IdleAire Technologies Corp. has started building its Advanced Travel Center Electrification project at an Atlanta Petro as truckers’ accessibility to electrification increases nationwide.
The Petro Stopping Center, located at Interstate 285 and Lee Hollowell Parkway, will eventually have electrification available for 250 parking spots.
IdleAir says its system allows truckers to turn their engines off and receive heat, air conditioning and electrical power through a module that fits in the truck window.
Drivers use a $10 adapter with the module, and the $1.25 per hour basic service price is less than the cost of idling, according to the company. This includes high-speed Internet through a touch screen, e-mail accessibility and other offerings.
Premium services also are available that include high-speed Internet for truckers with personal computers, television program packages and computer-based interactive driver training and continuing education curricula.
IdleAire systems are already available at the Knoxville, Tenn., Petro and at Hunts Point Cooperative Market in the South Bronx. Petro plans another installation at its West Memphis, Ark., location and has said it expects to expand electrification to its travel centers nationally.
The New York State Thruway began working with IdleAire on the Thruway’s second electrification project, with a third Thruway site under review.
The two Thruway projects could decrease diesel use by 470,000 gallons annually. Twenty-four units are being installed at Chittenango and 21 units at the DeWitt Travel Plaza, which opened in August 2001, between Interchanges 35 and 36 eastbound in Syracuse.
IdleAire said it is creating 16 additional electrification sites in locations that will include Alabama, Florida, Texas and California.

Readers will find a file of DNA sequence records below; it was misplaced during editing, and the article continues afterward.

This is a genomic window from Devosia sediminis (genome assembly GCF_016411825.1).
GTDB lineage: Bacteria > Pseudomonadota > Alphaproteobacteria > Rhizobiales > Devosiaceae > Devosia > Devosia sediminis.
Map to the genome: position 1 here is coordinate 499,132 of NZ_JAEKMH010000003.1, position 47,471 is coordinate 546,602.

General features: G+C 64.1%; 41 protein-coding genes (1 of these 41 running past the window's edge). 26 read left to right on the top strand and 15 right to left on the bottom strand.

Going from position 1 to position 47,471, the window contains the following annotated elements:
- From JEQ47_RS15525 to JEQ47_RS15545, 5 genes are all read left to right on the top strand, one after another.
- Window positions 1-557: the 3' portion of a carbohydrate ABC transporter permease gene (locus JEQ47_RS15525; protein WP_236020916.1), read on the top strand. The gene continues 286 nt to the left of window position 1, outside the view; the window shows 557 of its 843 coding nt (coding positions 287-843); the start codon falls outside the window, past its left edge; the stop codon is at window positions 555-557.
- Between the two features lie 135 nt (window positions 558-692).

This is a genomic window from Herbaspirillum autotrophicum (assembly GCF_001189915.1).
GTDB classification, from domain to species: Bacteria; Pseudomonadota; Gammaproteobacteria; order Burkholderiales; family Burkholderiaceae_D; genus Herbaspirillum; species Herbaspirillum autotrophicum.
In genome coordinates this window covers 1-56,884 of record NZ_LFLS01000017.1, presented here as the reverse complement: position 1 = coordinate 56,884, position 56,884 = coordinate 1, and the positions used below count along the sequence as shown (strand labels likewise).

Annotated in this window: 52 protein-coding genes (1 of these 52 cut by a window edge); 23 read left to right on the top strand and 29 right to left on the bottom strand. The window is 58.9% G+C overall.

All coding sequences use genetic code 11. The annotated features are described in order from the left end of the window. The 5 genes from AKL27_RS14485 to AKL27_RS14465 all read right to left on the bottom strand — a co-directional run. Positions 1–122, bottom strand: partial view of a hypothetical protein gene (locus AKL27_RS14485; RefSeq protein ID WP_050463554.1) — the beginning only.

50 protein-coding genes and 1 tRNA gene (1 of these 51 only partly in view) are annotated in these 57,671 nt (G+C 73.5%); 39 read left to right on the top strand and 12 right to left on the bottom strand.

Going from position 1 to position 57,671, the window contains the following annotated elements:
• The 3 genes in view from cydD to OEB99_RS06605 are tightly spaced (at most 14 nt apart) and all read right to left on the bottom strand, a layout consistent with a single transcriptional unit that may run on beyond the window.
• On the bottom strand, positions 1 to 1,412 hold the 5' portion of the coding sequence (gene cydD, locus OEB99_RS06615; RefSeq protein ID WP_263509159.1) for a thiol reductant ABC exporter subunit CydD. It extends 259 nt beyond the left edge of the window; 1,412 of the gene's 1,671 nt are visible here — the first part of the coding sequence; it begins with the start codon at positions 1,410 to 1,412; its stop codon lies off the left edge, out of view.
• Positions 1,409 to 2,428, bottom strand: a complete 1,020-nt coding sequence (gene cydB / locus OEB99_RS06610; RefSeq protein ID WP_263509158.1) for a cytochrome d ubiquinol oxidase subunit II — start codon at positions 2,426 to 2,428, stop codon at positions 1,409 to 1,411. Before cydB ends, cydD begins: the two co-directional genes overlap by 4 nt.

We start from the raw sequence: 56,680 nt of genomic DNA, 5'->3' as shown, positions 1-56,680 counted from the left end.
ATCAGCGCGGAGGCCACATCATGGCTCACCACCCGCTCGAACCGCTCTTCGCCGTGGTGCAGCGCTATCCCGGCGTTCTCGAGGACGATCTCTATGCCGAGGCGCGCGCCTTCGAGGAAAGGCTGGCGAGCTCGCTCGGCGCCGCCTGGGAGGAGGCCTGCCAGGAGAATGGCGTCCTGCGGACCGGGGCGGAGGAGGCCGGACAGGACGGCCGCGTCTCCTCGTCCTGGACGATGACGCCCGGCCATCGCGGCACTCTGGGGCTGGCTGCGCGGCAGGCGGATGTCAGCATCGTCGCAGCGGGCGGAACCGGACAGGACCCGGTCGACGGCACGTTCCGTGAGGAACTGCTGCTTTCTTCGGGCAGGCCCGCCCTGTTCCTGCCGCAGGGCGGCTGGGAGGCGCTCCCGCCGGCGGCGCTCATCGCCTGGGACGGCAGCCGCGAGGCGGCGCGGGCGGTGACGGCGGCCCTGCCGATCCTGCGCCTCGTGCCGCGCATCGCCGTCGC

EPA Grant Will Help Truckstop Electrification
A U.S. Environmental Protection Agency grant will help fund installing electrification at truckstops along two highways and discount onboard equipment to reduce truck idling for participating fleets.
The agency awarded the California-based Electric Power Research Institute $200,000 to be used toward making electrification available at a maximum of 100 parking places at truckstops along Interstate 5 and a second highway, said Mark Duvall, EPRI’s technology development manager.
The second road under consideration is I-65 through Alabama, Duvall said. On I-5, electrification will be made available at truckstops from Washington to Southern California.
EPRI does not know yet which truckstops will be involved, or how many locations will be wired. One installation is underway at Sacramento’s 49er Truckstop, where Sacramento Municipal Utility District is putting in electrification infrastructure to accommodate 15 trucks.
A maximum of 100 trucks will be able to participate in this project, Duvall said.
The EPA’s SmartWay Transport program provided the funding. Program partners are EPRI, EPA, the Sacramento Municipal Utility District and Xantrex Technology. Xantrex is supplying the power inverter and auxiliary battery.
This equipment package allows truckers to have heating and cooling, and to operate conveniences such as microwaves, even if a location does not offer electrification. The three pieces of equipment will be available to participating fleets for a discounted price of about $3,500 per truck.
By 2004 the truckstops and the participating trucks should have the necessary installation to begin the project, Duvall said.
EPRI and the participating fleets will log the fuel and maintenance savings from idling reduction over six months. Duval estimates the annual energy savings to be about $2,450 per truck.
Brian Lawrence, Xantrex trucking industry market manager, said he expected to have the list of participating fleets complete by summer. Fleets interested in participating in the project may contact Lawrence at (800) 446-6180.